version of Smalltalk that doesn't use byte codes.
The Self language takes things the other extreme and minimizes the set
of byte codes to seven core codes. Then methods are compiled to native
code on the fly, and with multiple compiled versions based upon the
actual parameter objects that are passed into the methods. So a method
might have a version optimized for integer parameters and another for
floating point or yet another for fractions; plus a general purpose
version. There is no need really for Self to have byte codes at all
other than as a compact representation.
Also the Audition Smalltalk clone that the now defunct Synaptec
Corporation of Vancouver, BC was working on for the National Research
Council of Canada wasn't based upon byte codes but upon a Forth like
virtual machine with an unlimited extensible set of primitive operations
that implemented and allowed for low level extensions (and for
variations in the input syntax of methods). Oh, this is one project that
makes me shy of various input syntaxes for methods, since it just makes
life confusing. Having one potent yet simple and beautify language that
can handle a huge variety of problem representations is valuable.
Smalltalk can represent a lot, however, with some judicious extensions
it can handle much larger set of inputs.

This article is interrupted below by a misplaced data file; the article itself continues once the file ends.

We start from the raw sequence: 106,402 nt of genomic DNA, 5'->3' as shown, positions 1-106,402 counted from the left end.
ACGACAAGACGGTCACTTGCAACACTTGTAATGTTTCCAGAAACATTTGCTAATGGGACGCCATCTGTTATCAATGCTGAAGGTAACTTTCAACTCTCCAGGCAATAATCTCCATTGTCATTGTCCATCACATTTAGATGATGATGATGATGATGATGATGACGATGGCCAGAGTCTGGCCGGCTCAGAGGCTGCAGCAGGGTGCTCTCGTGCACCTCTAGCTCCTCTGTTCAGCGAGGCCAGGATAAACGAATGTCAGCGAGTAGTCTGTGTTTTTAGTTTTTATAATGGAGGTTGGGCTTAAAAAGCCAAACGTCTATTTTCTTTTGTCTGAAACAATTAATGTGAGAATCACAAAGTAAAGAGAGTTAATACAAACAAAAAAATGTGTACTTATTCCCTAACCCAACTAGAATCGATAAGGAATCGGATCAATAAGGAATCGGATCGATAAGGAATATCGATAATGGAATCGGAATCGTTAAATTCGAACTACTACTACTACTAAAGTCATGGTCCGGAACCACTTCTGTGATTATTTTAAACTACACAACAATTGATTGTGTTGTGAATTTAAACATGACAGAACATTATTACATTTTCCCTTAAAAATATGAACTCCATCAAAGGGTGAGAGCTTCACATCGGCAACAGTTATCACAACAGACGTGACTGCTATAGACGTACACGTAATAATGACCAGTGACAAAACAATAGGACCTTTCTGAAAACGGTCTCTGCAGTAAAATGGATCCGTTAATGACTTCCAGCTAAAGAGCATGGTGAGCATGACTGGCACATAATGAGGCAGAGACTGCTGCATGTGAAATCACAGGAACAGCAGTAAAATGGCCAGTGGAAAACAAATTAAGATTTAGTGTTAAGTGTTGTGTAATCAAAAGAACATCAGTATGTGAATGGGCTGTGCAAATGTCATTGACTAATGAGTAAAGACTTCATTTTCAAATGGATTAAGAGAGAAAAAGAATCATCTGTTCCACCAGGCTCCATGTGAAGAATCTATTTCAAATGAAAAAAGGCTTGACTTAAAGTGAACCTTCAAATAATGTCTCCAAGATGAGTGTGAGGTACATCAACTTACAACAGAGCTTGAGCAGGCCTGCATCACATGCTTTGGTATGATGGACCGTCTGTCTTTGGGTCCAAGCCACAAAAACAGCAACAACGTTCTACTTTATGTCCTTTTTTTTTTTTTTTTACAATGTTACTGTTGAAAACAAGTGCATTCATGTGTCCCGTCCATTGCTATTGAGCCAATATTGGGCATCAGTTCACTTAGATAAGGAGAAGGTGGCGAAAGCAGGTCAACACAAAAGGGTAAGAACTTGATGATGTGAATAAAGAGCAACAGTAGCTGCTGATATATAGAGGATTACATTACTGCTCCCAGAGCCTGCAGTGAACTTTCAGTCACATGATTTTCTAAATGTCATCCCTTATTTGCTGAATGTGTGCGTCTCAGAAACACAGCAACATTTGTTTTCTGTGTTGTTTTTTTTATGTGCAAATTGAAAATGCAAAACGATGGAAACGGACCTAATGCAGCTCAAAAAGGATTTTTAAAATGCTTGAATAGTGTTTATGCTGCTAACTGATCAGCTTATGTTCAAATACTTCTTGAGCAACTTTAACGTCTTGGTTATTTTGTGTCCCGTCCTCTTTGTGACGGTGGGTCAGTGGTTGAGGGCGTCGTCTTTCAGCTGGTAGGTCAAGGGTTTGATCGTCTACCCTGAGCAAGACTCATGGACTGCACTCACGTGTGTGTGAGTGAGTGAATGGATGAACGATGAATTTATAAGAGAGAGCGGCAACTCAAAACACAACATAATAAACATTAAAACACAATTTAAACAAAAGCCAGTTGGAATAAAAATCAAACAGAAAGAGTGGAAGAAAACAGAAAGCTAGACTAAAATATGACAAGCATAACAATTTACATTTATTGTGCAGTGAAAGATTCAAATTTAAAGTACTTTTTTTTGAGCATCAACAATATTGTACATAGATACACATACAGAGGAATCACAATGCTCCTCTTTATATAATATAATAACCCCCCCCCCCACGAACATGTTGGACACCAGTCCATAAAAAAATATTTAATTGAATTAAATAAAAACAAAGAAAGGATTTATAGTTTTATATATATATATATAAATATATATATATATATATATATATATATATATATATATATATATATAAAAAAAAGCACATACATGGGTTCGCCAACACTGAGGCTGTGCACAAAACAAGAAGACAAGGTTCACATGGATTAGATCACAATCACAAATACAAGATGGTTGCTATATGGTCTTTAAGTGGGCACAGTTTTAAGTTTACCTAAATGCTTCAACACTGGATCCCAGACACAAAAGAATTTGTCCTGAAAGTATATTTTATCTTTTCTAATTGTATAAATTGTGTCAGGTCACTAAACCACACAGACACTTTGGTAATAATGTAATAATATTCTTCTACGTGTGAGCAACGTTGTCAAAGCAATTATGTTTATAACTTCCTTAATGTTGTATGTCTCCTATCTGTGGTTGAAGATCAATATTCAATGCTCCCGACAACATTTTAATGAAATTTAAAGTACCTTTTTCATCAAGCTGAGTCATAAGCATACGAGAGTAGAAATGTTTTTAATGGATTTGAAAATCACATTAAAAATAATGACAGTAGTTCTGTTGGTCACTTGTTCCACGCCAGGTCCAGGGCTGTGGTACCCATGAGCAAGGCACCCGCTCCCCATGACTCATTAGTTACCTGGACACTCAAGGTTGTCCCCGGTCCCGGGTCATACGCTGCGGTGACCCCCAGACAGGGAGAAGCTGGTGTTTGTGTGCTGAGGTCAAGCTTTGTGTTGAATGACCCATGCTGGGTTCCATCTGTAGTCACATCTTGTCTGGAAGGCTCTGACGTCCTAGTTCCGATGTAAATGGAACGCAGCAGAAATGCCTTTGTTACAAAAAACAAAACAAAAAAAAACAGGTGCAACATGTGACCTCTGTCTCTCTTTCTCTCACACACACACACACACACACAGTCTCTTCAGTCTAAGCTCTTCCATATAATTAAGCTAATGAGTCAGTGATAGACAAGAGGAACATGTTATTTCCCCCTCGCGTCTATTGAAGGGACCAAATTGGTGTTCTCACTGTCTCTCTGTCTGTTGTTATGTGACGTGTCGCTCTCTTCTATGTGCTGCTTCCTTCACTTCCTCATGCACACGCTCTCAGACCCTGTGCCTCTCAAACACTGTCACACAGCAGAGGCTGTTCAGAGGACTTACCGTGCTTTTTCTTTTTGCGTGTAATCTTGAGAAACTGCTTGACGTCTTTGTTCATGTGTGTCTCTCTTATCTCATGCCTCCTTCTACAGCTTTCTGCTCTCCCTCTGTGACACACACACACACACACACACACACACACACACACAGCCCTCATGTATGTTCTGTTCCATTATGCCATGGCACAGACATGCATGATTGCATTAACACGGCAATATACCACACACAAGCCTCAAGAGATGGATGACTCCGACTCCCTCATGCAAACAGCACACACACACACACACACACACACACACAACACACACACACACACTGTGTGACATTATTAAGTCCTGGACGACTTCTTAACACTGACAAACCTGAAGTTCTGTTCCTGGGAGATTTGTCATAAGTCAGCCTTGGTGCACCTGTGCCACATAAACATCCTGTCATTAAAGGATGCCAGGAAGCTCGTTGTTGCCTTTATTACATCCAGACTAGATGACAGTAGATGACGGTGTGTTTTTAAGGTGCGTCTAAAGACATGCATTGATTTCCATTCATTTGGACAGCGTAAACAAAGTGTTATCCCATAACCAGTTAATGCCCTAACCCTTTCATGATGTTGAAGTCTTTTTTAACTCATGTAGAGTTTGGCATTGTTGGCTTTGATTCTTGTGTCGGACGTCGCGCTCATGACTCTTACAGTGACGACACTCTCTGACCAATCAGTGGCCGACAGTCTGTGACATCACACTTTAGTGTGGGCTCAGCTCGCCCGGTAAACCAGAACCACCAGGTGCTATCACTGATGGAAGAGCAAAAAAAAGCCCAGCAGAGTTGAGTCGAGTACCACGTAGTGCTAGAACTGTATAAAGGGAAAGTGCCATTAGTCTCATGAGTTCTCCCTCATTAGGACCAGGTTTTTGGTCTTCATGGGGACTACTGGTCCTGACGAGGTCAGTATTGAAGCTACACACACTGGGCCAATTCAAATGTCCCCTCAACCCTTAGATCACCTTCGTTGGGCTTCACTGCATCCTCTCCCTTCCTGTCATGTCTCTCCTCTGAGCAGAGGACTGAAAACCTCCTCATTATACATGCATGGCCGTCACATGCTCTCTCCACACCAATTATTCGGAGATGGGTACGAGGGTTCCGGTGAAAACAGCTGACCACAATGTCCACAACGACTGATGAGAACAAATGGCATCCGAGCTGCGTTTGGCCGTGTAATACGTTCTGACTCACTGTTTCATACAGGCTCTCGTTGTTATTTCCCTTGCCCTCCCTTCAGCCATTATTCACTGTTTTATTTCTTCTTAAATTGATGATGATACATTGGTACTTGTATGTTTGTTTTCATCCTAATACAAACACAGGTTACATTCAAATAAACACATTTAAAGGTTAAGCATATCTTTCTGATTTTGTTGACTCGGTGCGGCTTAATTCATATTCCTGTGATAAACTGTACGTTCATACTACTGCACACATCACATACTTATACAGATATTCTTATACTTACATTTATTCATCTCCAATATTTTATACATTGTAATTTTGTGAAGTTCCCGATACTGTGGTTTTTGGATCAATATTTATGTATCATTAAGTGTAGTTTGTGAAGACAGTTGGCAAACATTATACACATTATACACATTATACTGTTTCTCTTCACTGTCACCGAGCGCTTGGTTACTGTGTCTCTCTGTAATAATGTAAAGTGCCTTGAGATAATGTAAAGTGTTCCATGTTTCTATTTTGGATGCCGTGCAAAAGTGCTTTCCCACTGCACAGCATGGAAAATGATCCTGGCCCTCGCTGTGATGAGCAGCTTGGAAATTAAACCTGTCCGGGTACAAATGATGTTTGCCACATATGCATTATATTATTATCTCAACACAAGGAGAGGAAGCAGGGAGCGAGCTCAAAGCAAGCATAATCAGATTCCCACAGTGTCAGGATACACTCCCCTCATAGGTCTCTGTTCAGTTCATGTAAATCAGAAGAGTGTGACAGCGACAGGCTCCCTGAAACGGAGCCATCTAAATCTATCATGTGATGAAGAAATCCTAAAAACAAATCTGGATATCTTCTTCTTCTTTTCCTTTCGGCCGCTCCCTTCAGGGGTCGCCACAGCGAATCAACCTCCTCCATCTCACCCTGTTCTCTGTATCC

Merging of Blocks and Methods in ZokuScript and Also Potentially for
For example, blocks and methods at the source code level are 95% the
same. In ZokuScript they become the same and completely interchangeable.
Sure at run time the system needs to implement them differently. This
enables the elimination of the Smalltalk legacy chunk format for source
code that serves little purpose anymore. It also makes supporting other
object models trivial at the source code level.
Here is an example of a "method" being defined as a "block" and stored
as a method on a class, Person. Note how the block includes a name, thus
the block is a keyword named block.
Object subClass: #Person.
aBlock := [firstName: firstNameString lastName: lastNameString |
firstName := firstNameString.
lastName := lastNameString
Person addInstanceMethod: aBlock.
Part of the point of merged blocks and method source syntax is the
elimination of a cryptic syntax, the source code chunk format; another
point is the options it opens for alternative object models; another and
very important benefit is that the source code falls into one uniform
syntax with the maximum expressive power from each element of the
syntax; this results in a language integration that is flexible and
powerful. At least that's the goal.
The above integration of block and method syntax would also work for
Smalltalk quite wonderfully. That is why I share it with the group. I've
shared it with others before but it's time to let the wider world know
about it. I hope that you see the benefits and think it valuable enough
to add to your Smalltalk system.
Welcome to one of the futures of Smalltalk, ZokuScript.
ZokuTalk and ZokuScript are trademarks of Active Information Corporation.
More information about the Squeak-dev